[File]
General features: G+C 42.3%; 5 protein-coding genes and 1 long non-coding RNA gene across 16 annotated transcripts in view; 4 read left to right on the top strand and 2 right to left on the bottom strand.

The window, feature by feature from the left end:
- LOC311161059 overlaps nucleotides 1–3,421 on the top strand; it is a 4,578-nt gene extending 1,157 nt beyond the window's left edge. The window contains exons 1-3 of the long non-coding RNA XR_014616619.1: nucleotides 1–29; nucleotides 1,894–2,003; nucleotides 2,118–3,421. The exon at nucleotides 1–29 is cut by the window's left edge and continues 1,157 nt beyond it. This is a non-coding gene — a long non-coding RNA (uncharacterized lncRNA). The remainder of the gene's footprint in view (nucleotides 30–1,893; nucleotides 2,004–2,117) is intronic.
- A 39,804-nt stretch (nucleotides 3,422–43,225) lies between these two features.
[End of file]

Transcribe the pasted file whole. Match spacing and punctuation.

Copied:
General features: G+C 42.3%; 5 protein-coding genes and 1 long non-coding RNA gene across 16 annotated transcripts in view; 4 read left to right on the top strand and 2 right to left on the bottom strand.

The window, feature by feature from the left end:
- LOC311161059 overlaps nucleotides 1–3,421 on the top strand; it is a 4,578-nt gene extending 1,157 nt beyond the window's left edge. The window contains exons 1-3 of the long non-coding RNA XR_014616619.1: nucleotides 1–29; nucleotides 1,894–2,003; nucleotides 2,118–3,421. The exon at nucleotides 1–29 is cut by the window's left edge and continues 1,157 nt beyond it. This is a non-coding gene — a long non-coding RNA (uncharacterized lncRNA). The remainder of the gene's footprint in view (nucleotides 30–1,893; nucleotides 2,004–2,117) is intronic.
- A 39,804-nt stretch (nucleotides 3,422–43,225) lies between these two features.